Dixons pulls the plug on the traditional wireless

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The Independent Online

Dixons, the electricals chain that has swapped the high street for cyberspace, is consigning the traditional wireless to the dustbins of technological history as the digital revolution gathers pace.

The analogue radio joins gadgets including VHS recorders, 35mm film cameras and large cathode-ray tube televisions in the electricals graveyard, the group announced yesterday. It also warned that personal CD players and so-called "boom boxes", which people carry on their shoulders, were on the way out.

The advent of digital audio broadcasting (DAB) has allowed listeners to swap crackling airwaves for pin-sharp sound and has ushered in new radio stations to suit every taste. That is, unless they live in Wales or Scotland, which have lagged the rest of the UK's switchover to digital by some margin.

Digital radios first outsold their analogue counterparts at Dixons in December 2003. Since then, the price of digital radios has fallen sharply and today the chain sells just one old-school wireless for 30 digital models.

"The growth in demand for digital radios is further evidence that we're living in the digital age," Nick Wilkinson, Dixons' managing director, said. The only places where nostalgic consumers will be able to buy analogue radios at the chain is from its tax-free outlets at airports and its remaining stores in Ireland.

Recent figures from Ofcom, the communications watchdog, showed 89 per cent of the country's population live in an area that has DAB coverage, with about the same percentage able to access the BBC's digital stations.

Ian Dickens, the chief executive of the Digital Radio Development Bureau (DRDB), said: "With digital radios outselling analogue in certain sectors, it makes sense for retailers to reconsider the range of products on offer." Last year, DAB radio sets accounted for 54 per cent of all portable radio sales, up from 45 per cent the previous year.

But when it comes to digital radios' share of the entire set market, they fare worse, accounting for just 16 per cent of all sets in the six months to March, according to the DRDB. And the total number of DAB radios sales in the UK is still relatively low at 3 million, which means only 11 per cent of households own at least one set.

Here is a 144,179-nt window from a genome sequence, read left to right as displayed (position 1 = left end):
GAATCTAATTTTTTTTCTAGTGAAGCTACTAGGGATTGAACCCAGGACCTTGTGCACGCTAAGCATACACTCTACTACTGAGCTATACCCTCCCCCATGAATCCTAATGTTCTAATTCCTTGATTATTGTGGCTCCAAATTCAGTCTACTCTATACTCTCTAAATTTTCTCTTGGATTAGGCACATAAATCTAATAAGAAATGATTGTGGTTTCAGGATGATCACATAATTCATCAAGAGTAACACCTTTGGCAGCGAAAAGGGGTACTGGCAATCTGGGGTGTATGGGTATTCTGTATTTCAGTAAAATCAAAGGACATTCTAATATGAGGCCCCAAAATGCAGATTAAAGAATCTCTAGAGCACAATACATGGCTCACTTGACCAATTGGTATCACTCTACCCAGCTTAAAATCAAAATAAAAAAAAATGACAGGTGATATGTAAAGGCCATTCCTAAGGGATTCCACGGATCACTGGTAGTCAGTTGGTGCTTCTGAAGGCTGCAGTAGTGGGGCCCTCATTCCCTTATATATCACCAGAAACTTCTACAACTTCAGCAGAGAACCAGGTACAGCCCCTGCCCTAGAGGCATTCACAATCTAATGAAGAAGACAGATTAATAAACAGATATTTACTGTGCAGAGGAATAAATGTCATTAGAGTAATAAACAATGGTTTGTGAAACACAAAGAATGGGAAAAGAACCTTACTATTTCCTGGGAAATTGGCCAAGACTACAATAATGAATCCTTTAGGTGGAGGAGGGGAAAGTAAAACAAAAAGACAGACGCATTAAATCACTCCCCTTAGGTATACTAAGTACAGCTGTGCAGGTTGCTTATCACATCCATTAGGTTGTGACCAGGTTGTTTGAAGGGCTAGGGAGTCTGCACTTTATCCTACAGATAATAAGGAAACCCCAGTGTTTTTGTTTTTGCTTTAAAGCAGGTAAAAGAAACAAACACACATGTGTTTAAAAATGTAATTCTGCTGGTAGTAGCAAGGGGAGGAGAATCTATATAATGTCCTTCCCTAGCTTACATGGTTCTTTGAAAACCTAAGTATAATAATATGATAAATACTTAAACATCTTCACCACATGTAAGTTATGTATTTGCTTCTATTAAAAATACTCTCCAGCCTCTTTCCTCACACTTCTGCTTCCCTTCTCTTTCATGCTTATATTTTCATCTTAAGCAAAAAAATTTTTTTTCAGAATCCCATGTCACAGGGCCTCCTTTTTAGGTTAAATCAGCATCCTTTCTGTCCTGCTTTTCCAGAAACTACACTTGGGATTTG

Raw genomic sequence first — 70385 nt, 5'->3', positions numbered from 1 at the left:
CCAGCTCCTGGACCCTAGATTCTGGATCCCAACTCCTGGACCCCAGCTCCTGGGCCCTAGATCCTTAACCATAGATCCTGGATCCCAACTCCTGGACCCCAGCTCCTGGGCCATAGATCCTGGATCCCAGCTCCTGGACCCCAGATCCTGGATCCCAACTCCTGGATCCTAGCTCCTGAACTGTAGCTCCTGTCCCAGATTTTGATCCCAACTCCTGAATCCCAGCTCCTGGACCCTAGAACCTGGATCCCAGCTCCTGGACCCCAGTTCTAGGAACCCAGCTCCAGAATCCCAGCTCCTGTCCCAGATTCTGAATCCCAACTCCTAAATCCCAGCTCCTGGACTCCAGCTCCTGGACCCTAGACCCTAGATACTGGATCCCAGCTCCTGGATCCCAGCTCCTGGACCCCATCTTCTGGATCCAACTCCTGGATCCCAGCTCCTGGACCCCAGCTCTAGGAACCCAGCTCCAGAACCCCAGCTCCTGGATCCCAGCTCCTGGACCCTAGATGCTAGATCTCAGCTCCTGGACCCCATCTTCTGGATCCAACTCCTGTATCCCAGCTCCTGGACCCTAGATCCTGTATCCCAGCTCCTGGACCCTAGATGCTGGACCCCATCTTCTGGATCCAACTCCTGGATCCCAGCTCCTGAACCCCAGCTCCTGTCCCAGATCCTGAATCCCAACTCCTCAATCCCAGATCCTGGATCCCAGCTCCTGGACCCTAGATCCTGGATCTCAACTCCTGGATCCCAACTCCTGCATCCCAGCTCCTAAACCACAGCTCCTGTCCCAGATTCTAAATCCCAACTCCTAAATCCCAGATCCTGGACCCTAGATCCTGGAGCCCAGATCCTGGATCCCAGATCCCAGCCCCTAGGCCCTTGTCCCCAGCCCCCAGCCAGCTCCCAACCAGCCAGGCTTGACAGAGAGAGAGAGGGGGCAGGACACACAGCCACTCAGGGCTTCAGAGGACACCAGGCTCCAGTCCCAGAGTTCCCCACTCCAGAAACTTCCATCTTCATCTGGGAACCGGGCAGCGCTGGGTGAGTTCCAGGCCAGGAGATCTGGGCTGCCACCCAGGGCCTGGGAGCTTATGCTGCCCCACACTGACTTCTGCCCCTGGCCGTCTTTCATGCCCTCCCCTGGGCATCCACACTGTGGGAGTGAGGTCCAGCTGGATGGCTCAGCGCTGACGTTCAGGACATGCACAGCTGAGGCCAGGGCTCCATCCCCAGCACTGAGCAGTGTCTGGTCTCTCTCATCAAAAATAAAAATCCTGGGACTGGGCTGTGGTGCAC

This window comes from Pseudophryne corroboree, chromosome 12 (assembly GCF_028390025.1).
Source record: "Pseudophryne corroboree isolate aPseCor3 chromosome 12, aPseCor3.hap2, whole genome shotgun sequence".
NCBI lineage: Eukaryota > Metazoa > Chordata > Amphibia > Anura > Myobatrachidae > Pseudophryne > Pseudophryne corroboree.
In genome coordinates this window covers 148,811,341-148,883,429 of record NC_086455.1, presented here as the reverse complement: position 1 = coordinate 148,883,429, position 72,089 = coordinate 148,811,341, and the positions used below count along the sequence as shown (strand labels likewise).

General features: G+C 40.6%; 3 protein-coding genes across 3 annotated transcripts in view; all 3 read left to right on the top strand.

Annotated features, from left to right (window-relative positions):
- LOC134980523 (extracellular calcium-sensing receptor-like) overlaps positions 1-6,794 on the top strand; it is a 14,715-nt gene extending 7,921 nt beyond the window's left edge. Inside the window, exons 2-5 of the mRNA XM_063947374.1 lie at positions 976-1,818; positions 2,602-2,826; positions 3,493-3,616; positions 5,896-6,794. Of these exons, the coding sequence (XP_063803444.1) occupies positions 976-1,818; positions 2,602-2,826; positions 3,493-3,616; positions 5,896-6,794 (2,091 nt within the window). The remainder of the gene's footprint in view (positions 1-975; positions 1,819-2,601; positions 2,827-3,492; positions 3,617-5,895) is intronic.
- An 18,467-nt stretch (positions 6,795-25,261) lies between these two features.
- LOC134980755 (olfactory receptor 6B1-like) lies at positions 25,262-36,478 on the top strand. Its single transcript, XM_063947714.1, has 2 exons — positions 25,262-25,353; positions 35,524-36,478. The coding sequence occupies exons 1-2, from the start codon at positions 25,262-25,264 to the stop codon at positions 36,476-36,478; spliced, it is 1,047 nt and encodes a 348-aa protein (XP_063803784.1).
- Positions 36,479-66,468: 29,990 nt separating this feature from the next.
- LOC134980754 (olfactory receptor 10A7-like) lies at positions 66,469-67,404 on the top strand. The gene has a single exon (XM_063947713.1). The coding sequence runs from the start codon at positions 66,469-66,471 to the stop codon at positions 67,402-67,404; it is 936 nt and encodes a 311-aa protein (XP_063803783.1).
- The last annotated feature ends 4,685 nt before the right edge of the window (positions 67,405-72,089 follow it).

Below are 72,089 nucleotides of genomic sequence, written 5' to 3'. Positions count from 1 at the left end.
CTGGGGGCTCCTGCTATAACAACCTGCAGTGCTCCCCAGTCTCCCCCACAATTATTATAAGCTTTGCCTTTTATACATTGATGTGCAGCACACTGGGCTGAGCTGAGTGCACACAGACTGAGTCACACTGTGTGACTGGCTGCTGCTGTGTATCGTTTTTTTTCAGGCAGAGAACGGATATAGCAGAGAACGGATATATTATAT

Comet, the high street electricals chain owned by Kesa, said it had no plans to stop stocking traditional wirelesses "as long as there is still consumer demand and as long as the product is still available from manufacturers." A spokeswoman added: "We believe in offering customers choice and so we stock a wide mix of products to allow them to make their purchase decision based on the features that suit them best."

As well as better sound quality, digital radios offer a number of other advantages over their analogue peers. A text screen tells listeners what is on air and some models let people pause and rewind programmes while they are being transmitted.

From Morse code to DAB

Guglielmo Marconi is generally credited with being the inventor of radio after he recognised the possibility of using electromagnetic waves for a wireless communication system. In 1901 he sent the letter S across the Atlantic using Morse code. By 1912, the system was installed in many ships and helped save the lives of 700 passengers on the Titanic.

The first radio programme was broadcast on Christmas Eve 1906, when Reginald Fessiden, from Massachusetts, made the first long-range transmission of music and speech. Itwas heard by ships.

The simplest type of radio receiver was the cat's whisker, or crystal radio set. It picks up electro-magnetic waves from a particular frequency though an antenna wire. A crystal detector made from certain minerals such as galena in conjunction with a thin wire - the cat's whisker - detects and converts the waves into sound that can be picked up using headphones.

The first working television was unveiled by John Logie Baird in 1926, though broadcasts did not really challenge radio in the UK until the Coronation in 1953, when about 20 million people tuned in. But radio fought back with the introduction of the transistor by Sony at the end of the 1950s. These could fit into a pocket and were battery powered. There are now 7 billion transistor radios , making it the single most popular communications device.

Digital radio was introduced to Europe in 1998. DAB, digital audio broadcasting, works in a similar way to MP3 files on a PC. An audio signal is digitally encoded before it is transmitted and decoded by a digital radio when received. This makes the signal less susceptible to interference, and any picked up on its route is filtered out. More stations can transmit on less bandwidth, allowing a greater choice of radio.

About 85 per cent of Britons can receive DAB radio stations, but most of the world still relies on analogue.

Louise Dransfield

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